Last weekend I introduced readers to one of my longstanding passions – the 1930s gazetteer series that is Arther Mee’s ‘The King’s England’. Back then, I broached the subject with Arthur’s florid, but charming take on Wall, the little local village with the big Roman history.
Arthur didn’t consider Brownhills or Walsall Wood to be worthy of inclusion, and I can see why, really; neither are particularly historic and would have been quite down at heel when he came calling in the early 1930s. He did, however record neighbouring villages, and I’ll get to some of those in future.
This week, I include his take on Walsall, which many may find surprising. Arthur is impressed. His roll-call of the noteworthy townsfolk is illuminating and I find his devotional take on Sister Dora to be lovely. He also notes the town’s dedication to greenspace, a historic predilection our current burghers would do well to note.
Any comments, please feel free to add or mail me on BrownhillsBob at Googlemail dot com. Cheers.
WALSALL. An ancient town on the edge of the Black Country, it looks north and east to scenes of unspoilt beauty, proud of its roll of fame and proud of its achievements. Bringing the country into the town, it is rich in open spaces and recreation grounds (it has hundreds of acres), chief among them being the Arboretum of nearly 90 acres beautiful with trees, shrubs, flowers, and lakes. Reedswood Park is an example for all time of what can be done to make an ugly country beautiful, for its 64 acres are a paradise won from the dumps of disused mines, one of the county’s created wonderlands. It has also the county’s first King George Playing-Field; it is at Bloxwich, and has fine heraldic gates.
Long the capital of the saddlery trade, where horses were bitted and buckled and harnessed in all the trappings of utility and splendour, it found its main industry menaced by the mechanical transport of our time and turned its leather-work to account in equipping cars, and its bit and buckle foundries into factories for steel structures of all kinds. With coal and iron at its door, and canals and railways to fetch and carry, we found it busy and thriving in spite of depressions. There is honest pride in the wide main thoroughfares in the chief buildings of Walsall and in memorials to men and women who have served it or distinguished it. Twentieth-century Walsall seeks to better its streets as 18th-century Walsall bettered its manners. John Wesley recorded that he had an unhandsome reception here in 1743, but 20 years later found the town changed, for ‘God hath tamed the wild beasts, or chained them up!’ A brass tablet reminds us that a hundred years later General Booth lived here with his saintly wife and his son Bramwell (at 5 Hatherton Street).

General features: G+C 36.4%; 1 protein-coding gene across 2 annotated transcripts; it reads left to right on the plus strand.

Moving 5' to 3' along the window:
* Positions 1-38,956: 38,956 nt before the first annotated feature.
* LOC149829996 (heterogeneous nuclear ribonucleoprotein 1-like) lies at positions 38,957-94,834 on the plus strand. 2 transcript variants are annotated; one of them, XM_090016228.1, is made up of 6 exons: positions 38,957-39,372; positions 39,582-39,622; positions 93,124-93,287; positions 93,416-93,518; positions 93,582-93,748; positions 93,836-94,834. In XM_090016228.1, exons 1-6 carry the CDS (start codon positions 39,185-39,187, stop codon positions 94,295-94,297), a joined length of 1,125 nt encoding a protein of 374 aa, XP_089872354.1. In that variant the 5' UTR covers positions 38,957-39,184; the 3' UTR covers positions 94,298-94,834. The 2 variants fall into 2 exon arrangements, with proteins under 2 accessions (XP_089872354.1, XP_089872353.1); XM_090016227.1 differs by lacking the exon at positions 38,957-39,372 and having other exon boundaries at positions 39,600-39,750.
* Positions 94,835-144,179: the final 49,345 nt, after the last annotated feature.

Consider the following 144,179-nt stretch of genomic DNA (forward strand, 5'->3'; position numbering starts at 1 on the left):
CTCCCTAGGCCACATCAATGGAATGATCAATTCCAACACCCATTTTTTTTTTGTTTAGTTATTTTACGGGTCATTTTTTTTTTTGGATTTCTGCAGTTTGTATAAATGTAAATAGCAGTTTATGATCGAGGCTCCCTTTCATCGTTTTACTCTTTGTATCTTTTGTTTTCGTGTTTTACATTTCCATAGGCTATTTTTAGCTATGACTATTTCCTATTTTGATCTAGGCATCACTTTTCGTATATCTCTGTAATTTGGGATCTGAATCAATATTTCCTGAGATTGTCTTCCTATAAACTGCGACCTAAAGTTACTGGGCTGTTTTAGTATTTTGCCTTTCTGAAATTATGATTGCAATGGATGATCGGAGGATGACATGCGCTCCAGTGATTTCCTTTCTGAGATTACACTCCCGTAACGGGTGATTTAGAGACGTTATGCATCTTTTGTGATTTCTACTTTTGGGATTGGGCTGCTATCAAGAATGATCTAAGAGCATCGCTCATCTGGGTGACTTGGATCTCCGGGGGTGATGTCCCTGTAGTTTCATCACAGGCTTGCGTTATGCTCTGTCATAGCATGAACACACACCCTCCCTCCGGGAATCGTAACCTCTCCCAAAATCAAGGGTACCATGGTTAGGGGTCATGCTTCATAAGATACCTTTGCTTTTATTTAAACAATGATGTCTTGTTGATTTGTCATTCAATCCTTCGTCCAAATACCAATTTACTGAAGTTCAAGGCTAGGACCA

A missioner of a different type, Jerome K. Jerome, has a tablet at Belsize House in Bradford Street, where in 1859 he was born into the family of a preacher who was also a mine-owner, and a Nonconformist mother who remembered being pelted with mud and stones for going to chapel in Wales. Floods ruined Father Jerome’s mine, and the boy suffered from miserable poverty, but he educated himself and made the English-speaking world laugh with his delightful story of Three Men in a Boat; and in his prime he thrilled it with a beautiful play, the Passing of the Third Floor Back. So it was with his autobiography, which is full of laughter and tears, and ends with the solemn testament of a Christian who has fought the good fight and is assured of his goal. He died in 1927, Walsall’s most gifted literary son and one of England’s merry gentlemen.
It was a younger son of the town, Lieutenant S. N. Webster, who won the distinction of being the first man to travel at more than four miles a minute. He won the Schneider Trophy for England by flying at 4.69 miles a minute, the greatest speed attained by a human being at that time. Walsall’s proudest monument to warlike valour is the fine bronze bust (outside the library in Lichfield Street) of Seaman Carless, who won the VC in a naval engagement in the war while serving as a gunner. In spite of a fatal wound he helped to remove stricken men to safety and to lift a shell for his gun; then, falling, he struggled to his feet again, cheered on the men, sank down, and died. He looks here what he was, the happy warrior:
This is he.
That every man in arms should wish to be.
The peace memorial is a white stone cenotaph in Bradford Place, but thought for the living has been blended with memories of the dead, and three playing-fields, an addition of 500 acres to the town’s open spaces, arc part of the gift of remembrance. In the fine town hall, with handsome pillars, beautiful gables, and a remarkable tower with a lantern and crown 150 feet high, are the records of the 2000 men who served, their names inscribed on eight panels, their story told in stately vellum volumes.